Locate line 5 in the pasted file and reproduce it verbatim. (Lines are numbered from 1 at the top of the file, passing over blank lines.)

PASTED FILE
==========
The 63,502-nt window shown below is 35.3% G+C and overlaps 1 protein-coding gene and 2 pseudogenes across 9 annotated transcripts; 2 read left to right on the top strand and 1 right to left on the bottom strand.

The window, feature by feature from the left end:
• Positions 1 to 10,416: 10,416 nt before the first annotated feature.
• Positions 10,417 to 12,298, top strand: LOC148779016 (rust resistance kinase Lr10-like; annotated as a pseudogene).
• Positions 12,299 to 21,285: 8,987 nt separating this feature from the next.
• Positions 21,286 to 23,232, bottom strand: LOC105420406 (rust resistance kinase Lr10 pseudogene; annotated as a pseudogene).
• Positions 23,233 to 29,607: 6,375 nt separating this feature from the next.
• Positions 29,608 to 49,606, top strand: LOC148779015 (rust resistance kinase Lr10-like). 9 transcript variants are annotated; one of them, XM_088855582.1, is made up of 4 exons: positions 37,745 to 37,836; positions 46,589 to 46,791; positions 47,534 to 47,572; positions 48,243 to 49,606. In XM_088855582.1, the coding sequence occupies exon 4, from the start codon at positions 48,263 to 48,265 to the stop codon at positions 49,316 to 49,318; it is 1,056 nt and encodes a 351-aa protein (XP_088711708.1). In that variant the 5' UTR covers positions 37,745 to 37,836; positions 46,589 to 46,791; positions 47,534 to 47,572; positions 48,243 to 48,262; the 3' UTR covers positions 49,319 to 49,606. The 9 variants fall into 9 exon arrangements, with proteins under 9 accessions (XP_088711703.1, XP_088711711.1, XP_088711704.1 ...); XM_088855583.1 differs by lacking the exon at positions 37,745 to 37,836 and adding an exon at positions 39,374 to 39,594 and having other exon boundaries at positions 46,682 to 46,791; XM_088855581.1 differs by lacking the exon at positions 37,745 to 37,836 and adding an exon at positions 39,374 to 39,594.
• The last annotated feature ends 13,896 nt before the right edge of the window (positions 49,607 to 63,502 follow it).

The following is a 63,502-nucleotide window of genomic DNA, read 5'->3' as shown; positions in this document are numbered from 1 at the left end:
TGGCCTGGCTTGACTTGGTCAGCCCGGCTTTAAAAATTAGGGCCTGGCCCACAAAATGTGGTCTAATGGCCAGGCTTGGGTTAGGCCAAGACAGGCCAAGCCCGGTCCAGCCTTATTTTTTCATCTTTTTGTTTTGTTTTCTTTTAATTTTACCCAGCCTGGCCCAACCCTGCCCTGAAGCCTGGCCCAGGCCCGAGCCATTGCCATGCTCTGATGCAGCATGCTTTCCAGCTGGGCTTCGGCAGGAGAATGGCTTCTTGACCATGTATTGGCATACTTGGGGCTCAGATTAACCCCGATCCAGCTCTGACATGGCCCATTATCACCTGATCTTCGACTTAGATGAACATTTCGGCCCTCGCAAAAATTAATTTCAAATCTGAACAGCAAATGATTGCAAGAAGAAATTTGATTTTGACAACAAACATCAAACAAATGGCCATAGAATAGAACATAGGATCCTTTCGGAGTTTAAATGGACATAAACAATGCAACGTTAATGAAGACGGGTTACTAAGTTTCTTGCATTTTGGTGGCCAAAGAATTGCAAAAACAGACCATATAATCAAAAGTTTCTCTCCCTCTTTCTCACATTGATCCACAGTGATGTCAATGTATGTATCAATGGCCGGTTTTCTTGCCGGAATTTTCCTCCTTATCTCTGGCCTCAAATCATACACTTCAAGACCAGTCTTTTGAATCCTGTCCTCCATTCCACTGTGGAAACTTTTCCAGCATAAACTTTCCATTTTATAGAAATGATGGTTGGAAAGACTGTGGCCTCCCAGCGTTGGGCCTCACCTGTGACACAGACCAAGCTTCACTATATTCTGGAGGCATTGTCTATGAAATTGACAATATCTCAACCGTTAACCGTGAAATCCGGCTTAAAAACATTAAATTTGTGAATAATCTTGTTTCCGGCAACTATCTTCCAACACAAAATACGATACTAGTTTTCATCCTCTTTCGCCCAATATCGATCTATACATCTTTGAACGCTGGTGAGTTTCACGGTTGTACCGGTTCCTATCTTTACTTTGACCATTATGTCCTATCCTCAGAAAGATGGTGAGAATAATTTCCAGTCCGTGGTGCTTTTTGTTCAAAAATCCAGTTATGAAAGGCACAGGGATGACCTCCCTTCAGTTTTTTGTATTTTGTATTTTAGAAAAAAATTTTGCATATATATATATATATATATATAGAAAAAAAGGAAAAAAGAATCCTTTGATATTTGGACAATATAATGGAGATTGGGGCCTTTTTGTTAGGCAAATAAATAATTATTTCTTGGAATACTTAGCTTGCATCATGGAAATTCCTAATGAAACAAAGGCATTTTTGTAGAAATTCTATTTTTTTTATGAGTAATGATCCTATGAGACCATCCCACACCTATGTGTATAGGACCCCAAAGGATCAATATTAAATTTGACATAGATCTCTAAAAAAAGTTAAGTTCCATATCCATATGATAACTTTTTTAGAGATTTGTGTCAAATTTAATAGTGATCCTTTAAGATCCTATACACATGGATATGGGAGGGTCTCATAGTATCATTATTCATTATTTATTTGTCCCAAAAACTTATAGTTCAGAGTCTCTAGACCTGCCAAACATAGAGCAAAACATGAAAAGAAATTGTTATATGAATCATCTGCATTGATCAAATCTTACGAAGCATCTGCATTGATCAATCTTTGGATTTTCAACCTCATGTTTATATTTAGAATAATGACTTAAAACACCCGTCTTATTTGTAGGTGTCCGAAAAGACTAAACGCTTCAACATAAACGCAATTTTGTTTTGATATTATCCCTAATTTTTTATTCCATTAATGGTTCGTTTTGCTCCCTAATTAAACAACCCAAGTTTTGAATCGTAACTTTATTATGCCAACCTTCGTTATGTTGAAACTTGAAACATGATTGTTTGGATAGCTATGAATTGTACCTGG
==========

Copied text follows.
• Positions 12,299 to 21,285: 8,987 nt separating this feature from the next.